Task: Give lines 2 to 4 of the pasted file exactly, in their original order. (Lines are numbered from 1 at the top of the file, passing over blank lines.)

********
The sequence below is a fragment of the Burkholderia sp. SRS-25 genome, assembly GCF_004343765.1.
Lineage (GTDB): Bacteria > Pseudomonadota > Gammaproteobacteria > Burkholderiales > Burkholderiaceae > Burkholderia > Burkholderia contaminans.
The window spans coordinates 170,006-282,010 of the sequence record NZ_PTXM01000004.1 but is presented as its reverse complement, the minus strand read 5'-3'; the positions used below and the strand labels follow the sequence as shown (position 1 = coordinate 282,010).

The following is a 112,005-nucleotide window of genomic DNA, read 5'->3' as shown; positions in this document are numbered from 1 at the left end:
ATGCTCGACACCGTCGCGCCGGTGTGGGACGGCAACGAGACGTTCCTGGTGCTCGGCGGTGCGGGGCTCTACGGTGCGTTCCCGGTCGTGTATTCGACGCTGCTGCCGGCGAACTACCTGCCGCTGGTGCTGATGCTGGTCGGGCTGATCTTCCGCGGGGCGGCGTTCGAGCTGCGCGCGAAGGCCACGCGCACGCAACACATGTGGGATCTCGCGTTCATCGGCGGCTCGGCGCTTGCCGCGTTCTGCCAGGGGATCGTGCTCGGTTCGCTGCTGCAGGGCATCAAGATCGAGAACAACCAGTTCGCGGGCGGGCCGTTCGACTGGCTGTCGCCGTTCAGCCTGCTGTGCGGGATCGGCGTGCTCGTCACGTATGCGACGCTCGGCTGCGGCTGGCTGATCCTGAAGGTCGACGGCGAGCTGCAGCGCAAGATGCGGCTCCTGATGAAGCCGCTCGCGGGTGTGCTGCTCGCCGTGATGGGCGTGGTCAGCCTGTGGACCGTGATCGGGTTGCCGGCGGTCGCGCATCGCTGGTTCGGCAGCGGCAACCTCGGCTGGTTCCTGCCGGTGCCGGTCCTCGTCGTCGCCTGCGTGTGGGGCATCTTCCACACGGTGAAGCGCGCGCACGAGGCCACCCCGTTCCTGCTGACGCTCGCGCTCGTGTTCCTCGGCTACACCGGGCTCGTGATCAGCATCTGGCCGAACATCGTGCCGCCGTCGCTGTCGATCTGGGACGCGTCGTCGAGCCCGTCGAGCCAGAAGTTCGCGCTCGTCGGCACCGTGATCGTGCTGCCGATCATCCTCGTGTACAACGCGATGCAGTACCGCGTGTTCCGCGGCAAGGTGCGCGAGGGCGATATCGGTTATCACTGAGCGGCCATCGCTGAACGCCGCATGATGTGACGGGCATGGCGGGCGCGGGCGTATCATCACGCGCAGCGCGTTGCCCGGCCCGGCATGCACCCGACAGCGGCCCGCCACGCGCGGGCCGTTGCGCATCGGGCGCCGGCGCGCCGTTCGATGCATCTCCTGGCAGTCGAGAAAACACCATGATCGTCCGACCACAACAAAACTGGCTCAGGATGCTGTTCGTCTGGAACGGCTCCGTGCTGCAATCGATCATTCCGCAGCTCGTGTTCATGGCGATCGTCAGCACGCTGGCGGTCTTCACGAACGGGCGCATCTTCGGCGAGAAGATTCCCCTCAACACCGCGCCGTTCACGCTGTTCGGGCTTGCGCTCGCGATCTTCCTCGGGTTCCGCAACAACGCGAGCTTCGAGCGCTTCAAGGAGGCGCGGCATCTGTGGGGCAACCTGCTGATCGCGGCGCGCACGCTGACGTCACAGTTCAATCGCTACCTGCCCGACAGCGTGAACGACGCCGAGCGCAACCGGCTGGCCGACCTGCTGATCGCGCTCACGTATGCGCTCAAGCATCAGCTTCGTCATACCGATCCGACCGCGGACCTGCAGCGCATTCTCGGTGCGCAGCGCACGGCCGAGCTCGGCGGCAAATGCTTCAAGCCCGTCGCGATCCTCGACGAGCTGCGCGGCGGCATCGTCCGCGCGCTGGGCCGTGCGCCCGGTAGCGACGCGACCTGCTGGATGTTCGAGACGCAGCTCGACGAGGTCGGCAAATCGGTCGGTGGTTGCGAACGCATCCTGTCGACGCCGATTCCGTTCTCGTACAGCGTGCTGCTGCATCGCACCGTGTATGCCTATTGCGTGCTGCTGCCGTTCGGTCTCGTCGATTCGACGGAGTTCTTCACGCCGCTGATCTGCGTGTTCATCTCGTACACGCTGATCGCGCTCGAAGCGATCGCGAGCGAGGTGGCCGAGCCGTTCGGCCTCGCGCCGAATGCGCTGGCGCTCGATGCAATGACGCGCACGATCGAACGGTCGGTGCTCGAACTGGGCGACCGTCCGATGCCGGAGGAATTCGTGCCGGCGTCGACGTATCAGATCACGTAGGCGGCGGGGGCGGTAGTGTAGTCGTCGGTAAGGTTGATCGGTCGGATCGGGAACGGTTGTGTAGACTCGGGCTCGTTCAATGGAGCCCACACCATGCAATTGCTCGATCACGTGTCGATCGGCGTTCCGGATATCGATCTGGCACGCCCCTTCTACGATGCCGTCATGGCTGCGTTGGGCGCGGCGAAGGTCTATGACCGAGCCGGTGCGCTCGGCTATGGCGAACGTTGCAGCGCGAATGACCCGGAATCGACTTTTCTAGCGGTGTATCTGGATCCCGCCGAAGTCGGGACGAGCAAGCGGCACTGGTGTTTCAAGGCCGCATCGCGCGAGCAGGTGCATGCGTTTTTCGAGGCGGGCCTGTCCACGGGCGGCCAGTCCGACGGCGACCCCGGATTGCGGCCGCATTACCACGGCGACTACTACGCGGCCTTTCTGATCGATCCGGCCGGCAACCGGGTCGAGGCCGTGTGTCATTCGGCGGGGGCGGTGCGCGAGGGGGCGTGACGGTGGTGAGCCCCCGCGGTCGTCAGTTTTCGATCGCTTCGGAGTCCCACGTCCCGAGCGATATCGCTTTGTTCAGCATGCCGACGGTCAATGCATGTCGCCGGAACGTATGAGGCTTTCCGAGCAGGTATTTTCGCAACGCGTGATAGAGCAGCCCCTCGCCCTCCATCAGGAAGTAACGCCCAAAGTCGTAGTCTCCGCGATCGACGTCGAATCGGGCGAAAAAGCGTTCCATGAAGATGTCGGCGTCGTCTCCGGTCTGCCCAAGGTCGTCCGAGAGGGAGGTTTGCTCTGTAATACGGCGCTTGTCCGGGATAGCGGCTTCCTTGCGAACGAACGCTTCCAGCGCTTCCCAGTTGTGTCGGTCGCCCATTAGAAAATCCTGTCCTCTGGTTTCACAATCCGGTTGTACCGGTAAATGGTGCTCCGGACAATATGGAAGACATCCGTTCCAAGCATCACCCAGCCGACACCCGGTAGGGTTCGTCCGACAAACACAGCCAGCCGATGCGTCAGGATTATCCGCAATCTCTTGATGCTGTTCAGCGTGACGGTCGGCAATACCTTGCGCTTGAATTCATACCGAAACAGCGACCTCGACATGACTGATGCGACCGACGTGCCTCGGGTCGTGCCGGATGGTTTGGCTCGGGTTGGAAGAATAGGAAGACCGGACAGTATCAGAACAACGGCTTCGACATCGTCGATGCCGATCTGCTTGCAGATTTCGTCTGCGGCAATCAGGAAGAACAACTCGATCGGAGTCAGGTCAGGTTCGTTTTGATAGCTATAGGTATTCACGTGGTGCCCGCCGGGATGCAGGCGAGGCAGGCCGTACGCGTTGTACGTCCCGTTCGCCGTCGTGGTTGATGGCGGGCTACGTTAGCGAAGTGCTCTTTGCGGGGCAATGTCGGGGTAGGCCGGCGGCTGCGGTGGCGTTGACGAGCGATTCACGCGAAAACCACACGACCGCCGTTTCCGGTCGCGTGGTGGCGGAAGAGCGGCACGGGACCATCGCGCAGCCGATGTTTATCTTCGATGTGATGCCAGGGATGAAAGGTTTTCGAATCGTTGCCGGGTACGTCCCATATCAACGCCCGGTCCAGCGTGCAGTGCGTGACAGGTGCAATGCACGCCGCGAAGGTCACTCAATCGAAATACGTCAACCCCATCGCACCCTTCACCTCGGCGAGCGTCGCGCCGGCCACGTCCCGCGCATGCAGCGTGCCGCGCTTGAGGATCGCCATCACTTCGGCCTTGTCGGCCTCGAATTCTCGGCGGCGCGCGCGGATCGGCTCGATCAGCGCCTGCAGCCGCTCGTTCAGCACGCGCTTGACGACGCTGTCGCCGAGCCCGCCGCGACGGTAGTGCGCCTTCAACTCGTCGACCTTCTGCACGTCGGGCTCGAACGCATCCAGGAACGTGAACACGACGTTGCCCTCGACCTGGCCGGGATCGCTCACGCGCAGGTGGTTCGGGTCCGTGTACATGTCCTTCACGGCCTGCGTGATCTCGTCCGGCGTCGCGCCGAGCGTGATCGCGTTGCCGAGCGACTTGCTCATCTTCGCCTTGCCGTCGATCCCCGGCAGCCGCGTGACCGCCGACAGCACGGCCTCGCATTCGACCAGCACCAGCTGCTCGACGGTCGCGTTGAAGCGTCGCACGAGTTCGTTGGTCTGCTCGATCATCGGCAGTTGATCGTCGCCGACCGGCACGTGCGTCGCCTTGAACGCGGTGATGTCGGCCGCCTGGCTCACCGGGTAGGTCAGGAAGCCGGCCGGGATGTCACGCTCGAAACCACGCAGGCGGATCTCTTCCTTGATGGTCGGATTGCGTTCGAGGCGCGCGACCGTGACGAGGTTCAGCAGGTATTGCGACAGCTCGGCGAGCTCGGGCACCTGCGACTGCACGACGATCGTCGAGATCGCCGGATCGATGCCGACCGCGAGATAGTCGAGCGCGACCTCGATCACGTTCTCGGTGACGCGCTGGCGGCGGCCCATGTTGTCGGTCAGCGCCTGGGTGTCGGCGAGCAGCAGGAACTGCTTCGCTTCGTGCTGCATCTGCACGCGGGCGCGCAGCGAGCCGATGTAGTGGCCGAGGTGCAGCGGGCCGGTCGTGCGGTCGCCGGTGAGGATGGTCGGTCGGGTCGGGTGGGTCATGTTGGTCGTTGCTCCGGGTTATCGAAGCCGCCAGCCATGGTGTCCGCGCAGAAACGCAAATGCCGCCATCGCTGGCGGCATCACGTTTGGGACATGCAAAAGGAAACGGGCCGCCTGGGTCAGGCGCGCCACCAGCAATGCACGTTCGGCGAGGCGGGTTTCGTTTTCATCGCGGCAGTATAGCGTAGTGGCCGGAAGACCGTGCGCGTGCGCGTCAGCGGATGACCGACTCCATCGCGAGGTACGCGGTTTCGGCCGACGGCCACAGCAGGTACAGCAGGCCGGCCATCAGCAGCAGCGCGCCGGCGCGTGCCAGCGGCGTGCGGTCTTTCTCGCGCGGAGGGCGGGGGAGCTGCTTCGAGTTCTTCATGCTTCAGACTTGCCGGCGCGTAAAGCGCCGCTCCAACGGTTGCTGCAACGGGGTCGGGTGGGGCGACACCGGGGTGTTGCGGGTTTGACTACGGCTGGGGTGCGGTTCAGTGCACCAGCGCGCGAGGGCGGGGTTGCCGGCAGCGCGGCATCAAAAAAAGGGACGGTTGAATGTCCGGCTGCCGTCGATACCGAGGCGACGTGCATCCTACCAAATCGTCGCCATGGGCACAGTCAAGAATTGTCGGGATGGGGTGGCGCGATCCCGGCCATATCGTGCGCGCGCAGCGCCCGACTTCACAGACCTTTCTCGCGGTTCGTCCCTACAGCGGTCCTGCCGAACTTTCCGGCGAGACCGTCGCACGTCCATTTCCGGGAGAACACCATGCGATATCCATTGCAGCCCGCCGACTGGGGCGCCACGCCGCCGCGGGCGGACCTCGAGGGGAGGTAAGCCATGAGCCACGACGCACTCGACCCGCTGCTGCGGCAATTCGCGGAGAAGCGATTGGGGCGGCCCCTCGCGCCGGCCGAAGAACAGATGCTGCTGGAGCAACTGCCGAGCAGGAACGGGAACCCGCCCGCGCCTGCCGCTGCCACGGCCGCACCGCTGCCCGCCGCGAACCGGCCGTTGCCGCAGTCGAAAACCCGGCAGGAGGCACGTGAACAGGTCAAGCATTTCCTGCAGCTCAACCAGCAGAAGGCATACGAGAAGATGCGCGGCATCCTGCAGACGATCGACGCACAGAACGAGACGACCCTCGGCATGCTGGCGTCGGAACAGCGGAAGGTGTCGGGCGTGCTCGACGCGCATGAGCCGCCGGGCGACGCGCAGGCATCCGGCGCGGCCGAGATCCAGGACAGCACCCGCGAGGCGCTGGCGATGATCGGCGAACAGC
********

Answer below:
Lineage (GTDB): Bacteria > Pseudomonadota > Gammaproteobacteria > Burkholderiales > Burkholderiaceae > Burkholderia > Burkholderia contaminans.
The window spans coordinates 170,006-282,010 of the sequence record NZ_PTXM01000004.1 but is presented as its reverse complement, the minus strand read 5'-3'; the positions used below and the strand labels follow the sequence as shown (position 1 = coordinate 282,010).

The following is a 112,005-nucleotide window of genomic DNA, read 5'->3' as shown; positions in this document are numbered from 1 at the left end: